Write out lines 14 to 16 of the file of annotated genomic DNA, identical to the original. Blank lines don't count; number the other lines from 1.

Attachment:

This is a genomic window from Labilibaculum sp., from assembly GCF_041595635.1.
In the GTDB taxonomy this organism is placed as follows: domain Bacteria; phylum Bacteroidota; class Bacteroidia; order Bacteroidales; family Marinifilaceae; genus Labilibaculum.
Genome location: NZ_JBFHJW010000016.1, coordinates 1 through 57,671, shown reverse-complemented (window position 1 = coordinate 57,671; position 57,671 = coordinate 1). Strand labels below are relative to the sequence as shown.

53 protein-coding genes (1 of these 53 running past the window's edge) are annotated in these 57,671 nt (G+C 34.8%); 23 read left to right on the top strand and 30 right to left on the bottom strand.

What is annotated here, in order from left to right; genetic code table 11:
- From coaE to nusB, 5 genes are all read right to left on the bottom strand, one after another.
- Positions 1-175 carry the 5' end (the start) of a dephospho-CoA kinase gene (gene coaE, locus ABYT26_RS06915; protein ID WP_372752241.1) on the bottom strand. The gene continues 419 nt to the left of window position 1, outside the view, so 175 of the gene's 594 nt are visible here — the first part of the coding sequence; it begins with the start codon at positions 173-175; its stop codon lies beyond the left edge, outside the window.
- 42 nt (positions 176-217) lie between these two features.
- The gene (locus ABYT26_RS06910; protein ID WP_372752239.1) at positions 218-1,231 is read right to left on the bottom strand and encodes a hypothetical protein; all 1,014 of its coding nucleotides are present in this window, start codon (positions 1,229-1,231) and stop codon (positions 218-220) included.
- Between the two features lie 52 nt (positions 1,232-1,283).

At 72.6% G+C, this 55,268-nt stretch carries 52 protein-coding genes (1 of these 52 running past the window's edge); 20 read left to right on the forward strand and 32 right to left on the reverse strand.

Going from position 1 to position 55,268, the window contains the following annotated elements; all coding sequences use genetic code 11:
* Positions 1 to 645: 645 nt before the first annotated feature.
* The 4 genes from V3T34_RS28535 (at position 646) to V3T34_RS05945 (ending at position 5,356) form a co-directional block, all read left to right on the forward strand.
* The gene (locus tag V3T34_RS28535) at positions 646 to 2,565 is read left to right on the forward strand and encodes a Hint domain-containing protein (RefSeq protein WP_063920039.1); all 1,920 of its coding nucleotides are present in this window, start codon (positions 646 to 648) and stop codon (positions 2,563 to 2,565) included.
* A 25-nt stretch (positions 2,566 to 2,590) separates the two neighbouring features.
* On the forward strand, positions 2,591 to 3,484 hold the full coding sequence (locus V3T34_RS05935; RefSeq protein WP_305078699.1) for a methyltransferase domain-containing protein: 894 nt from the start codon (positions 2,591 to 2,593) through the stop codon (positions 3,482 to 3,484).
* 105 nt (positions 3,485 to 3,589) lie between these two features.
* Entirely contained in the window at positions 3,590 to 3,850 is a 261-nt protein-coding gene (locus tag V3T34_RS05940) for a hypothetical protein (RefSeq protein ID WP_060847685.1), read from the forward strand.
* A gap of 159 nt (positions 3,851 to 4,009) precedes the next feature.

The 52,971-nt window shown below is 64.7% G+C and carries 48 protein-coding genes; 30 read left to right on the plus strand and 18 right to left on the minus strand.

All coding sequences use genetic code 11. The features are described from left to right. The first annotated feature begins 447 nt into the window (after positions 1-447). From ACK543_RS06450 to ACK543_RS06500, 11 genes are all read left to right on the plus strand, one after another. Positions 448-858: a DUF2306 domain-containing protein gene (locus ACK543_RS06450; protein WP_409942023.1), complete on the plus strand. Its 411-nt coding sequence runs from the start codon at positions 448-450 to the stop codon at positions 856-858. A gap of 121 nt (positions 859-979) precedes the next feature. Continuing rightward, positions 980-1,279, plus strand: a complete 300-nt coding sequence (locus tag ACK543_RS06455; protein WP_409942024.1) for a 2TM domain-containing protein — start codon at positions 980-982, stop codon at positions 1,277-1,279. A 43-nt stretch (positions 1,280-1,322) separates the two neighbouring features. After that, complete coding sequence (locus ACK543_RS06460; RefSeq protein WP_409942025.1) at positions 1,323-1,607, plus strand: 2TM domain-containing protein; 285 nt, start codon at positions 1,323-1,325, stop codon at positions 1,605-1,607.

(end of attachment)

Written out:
* The 4 genes from V3T34_RS28535 (at position 646) to V3T34_RS05945 (ending at position 5,356) form a co-directional block, all read left to right on the forward strand.
* The gene (locus tag V3T34_RS28535) at positions 646 to 2,565 is read left to right on the forward strand and encodes a Hint domain-containing protein (RefSeq protein WP_063920039.1); all 1,920 of its coding nucleotides are present in this window, start codon (positions 646 to 648) and stop codon (positions 2,563 to 2,565) included.
* A 25-nt stretch (positions 2,566 to 2,590) separates the two neighbouring features.